Cardiac Computed Tomography: A Team Sport

  • Sheldon E. LitwinEmail author
Part of the Contemporary Medical Imaging book series (CMI)


As one would expect, the initially empty space surrounding the rapidly expanding use of cardiac CT strongly attracted enterprising individuals with a variety of backgrounds and training. The sudden realization that we could noninvasively image coronary arteries at high spatial resolution was a powerful draw for cardiologists who have always been fascinated by coronary anatomy. The striking views of the heart and vasculature that could be created using newer approaches such as curved multiplanar reconstructions and three-dimensional volume rendering also proved irresistible to radiologists. Given a history of struggles over ownership of other cardiac imaging modalities such as invasive or catheter-based coronary angiography and nuclear cardiology, it is not altogether surprising that tensions also developed in this new landscape. The term “tribalism” refers to a strong cultural or ethnic identity that separates one group from another. In medicine, tribes are most often defined by specialty or departmental affiliations. The conflicts that exist regarding the modern practice of cardiac CT generally relate to debates over which medical specialty is best suited to oversee the equipment and technologists, the interpretation of the images, communications with referring providers, and the financial aspects of the service being rendered.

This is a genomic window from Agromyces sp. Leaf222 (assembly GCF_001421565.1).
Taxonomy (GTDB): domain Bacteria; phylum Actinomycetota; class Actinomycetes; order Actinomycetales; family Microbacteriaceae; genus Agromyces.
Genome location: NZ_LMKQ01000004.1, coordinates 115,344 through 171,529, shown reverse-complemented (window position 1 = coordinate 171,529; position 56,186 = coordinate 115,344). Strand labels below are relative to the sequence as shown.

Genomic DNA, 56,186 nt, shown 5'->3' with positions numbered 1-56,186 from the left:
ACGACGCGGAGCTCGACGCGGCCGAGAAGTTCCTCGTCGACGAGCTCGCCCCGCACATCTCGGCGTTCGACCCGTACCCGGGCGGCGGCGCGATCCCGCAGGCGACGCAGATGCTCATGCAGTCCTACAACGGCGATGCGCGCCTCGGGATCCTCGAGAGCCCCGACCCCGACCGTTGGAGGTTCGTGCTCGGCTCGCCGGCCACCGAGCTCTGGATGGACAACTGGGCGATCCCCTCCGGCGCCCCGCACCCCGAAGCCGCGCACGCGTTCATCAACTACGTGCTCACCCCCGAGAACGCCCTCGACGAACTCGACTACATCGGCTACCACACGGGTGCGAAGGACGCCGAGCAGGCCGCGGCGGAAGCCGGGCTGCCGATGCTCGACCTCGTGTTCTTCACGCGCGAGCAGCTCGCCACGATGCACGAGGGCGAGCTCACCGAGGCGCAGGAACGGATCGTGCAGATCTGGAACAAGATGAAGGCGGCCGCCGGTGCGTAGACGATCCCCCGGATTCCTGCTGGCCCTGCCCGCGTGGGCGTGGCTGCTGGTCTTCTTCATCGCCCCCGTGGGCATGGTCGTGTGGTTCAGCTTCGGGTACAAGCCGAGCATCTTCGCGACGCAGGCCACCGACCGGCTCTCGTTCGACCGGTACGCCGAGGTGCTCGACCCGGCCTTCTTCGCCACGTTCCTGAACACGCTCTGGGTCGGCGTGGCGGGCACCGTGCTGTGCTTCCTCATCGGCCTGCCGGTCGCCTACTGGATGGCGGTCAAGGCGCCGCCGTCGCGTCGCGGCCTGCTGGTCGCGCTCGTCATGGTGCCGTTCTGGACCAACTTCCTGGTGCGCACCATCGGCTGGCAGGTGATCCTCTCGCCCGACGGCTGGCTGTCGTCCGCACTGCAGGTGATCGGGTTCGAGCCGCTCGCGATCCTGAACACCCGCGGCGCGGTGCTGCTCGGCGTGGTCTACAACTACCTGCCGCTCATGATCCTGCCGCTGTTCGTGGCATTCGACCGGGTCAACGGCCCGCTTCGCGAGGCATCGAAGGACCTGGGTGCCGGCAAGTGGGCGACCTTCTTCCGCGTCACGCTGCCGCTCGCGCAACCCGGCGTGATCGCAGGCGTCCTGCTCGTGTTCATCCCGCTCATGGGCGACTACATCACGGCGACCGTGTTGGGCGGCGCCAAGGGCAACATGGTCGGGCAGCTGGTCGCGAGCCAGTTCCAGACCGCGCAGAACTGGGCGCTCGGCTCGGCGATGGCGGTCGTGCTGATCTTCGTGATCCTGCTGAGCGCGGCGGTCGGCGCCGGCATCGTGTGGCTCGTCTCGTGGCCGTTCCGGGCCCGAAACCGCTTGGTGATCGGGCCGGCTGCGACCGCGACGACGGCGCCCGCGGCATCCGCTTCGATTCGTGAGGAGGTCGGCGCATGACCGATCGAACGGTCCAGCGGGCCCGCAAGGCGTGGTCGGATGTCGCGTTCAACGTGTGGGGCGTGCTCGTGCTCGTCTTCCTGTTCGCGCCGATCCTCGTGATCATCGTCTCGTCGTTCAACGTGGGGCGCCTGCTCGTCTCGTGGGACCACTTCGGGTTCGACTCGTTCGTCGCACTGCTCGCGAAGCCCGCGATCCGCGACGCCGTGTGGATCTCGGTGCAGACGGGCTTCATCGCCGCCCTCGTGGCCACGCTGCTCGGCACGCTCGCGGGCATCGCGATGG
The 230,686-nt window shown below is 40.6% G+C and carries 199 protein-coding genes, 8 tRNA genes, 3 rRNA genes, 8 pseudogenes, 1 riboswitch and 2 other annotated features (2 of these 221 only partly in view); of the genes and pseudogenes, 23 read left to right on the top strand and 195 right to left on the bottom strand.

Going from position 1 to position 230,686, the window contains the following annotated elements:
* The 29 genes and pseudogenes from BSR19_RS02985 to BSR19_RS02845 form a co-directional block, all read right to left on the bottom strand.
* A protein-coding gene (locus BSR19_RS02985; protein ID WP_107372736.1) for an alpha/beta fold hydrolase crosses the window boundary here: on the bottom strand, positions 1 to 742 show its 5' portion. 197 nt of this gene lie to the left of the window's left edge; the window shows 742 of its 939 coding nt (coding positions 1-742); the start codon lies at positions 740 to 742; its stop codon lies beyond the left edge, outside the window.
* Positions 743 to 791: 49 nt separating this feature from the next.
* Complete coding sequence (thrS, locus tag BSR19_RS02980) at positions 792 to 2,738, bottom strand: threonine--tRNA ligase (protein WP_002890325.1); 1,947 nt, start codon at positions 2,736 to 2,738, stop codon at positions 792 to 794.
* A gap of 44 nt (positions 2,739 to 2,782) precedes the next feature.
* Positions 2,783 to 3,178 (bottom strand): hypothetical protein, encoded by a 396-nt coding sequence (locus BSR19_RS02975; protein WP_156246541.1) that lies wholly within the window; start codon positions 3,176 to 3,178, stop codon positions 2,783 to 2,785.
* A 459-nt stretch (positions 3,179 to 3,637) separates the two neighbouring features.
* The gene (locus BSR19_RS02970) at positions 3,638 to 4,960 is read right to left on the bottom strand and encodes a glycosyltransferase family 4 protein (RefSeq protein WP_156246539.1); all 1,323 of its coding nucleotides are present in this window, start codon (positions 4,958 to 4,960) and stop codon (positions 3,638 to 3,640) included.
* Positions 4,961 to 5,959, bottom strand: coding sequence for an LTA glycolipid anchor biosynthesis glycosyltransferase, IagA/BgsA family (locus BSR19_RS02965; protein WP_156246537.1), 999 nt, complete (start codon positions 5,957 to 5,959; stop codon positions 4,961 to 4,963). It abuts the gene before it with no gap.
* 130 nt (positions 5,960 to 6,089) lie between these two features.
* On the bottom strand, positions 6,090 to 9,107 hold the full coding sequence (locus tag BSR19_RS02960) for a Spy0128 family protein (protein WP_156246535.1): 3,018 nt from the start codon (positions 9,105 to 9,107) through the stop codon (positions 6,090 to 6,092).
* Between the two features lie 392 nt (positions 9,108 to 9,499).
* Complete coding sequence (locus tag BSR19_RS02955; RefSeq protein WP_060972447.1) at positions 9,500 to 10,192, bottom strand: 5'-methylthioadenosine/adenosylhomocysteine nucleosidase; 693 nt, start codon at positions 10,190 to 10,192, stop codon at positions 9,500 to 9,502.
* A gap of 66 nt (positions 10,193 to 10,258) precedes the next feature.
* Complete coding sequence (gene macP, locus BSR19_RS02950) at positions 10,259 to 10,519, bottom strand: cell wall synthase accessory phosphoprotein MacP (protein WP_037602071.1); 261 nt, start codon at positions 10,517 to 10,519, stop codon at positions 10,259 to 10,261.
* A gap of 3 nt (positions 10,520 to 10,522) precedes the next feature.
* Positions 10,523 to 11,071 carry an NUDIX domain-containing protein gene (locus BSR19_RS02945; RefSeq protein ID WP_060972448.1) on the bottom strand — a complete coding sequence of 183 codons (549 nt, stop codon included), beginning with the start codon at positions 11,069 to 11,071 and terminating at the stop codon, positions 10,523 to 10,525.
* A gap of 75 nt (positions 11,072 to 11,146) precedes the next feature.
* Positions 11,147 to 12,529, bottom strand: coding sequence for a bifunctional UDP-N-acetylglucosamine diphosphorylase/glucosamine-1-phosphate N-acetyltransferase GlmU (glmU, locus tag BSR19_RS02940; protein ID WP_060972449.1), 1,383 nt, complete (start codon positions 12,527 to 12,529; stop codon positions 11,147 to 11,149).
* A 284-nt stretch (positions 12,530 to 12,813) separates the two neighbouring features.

Cardiac computed tomography Collaboration in CT imaging Cardiac CT and teamwork Cardiac CT turf wars Cardiologist and radiologist collaboration 


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Copyright information

© Humana Press 2019

Authors and Affiliations

  1. 1.Division of Cardiology, Department of MedicineMedical University of South CarolinaCharlestonUSA

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